“I think the consensus around the state is that everyone is in favor of additional training, but the 2,400 hours is almost impossible for some communities to be able to achieve,” Director Laurendeau said. “A lot of these guys really love the job and would be willing to make any sacrifice they can, but many of them are also young family guys and they just can’t take that much time off work and away from their families.”
Despite those challenges, the service that members of the Auxiliary Unit have provided to Billerica make both Chief Frost and Director Laurendeau hopeful that a solution can be found so that dedicated community members can still contribute.
“We’re not giving up on it,” Chief Frost said. “We’re hoping the Legislature will consider relaxing some of the hours requirements for certification of part-time officers and that they figure out a modified certification standard for people who work in this capacity.”
The Massachusetts Volunteer Law Enforcement Officer Association continues to call for the MPTC to make in-person training for reserve police officers available at more flexible times and locations, so that officers with full-time careers can schedule the training they are required to receive, and for the MPTC and other stakeholders to reconsider the number and type of required hours of experience needed to be trained and certified as a reserve officer.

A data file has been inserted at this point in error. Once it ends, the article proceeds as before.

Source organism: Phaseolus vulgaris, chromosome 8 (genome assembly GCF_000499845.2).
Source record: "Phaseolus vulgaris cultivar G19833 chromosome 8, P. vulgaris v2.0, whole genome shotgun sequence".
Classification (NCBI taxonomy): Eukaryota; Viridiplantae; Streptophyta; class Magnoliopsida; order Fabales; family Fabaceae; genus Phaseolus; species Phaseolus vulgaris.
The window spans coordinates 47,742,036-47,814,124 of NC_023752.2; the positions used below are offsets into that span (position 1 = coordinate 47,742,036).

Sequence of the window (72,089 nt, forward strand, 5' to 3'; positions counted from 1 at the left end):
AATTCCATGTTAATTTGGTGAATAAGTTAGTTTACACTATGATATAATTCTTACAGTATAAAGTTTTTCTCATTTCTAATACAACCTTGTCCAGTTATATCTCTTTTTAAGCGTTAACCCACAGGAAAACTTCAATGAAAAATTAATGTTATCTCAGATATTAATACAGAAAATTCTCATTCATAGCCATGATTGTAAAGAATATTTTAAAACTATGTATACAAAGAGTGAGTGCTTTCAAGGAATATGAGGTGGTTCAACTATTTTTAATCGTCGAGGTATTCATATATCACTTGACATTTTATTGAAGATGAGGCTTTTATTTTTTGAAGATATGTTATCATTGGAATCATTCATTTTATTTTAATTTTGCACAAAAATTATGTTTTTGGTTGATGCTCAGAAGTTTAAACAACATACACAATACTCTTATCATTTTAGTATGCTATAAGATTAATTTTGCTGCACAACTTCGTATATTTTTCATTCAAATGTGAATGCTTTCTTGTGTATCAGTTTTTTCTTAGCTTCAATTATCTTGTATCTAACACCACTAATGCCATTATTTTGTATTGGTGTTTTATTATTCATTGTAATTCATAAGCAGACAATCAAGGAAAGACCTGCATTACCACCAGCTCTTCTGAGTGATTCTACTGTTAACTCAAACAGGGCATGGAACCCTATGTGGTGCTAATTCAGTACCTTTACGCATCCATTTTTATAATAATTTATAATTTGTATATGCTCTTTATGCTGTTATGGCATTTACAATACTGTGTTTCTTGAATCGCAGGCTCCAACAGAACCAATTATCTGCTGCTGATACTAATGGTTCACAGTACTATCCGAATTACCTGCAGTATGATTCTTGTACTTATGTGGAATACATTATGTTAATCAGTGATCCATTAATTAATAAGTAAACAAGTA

“Auxiliary and Reserve Police Officers all over the Commonwealth have provided competent and dedicated volunteer service for decades, and the Billerica Auxiliary Unit is a great example of that,” said President Spigel. “We agree that all law enforcement officers must be rigorously trained for the duties that they are asked to perform, and we hope the MPTC and other stakeholders will work with us to find a way forward for these dedicated public servants and all others like them.”
To learn more about the Massachusetts Volunteer Law Enforcement Officer Association, click here.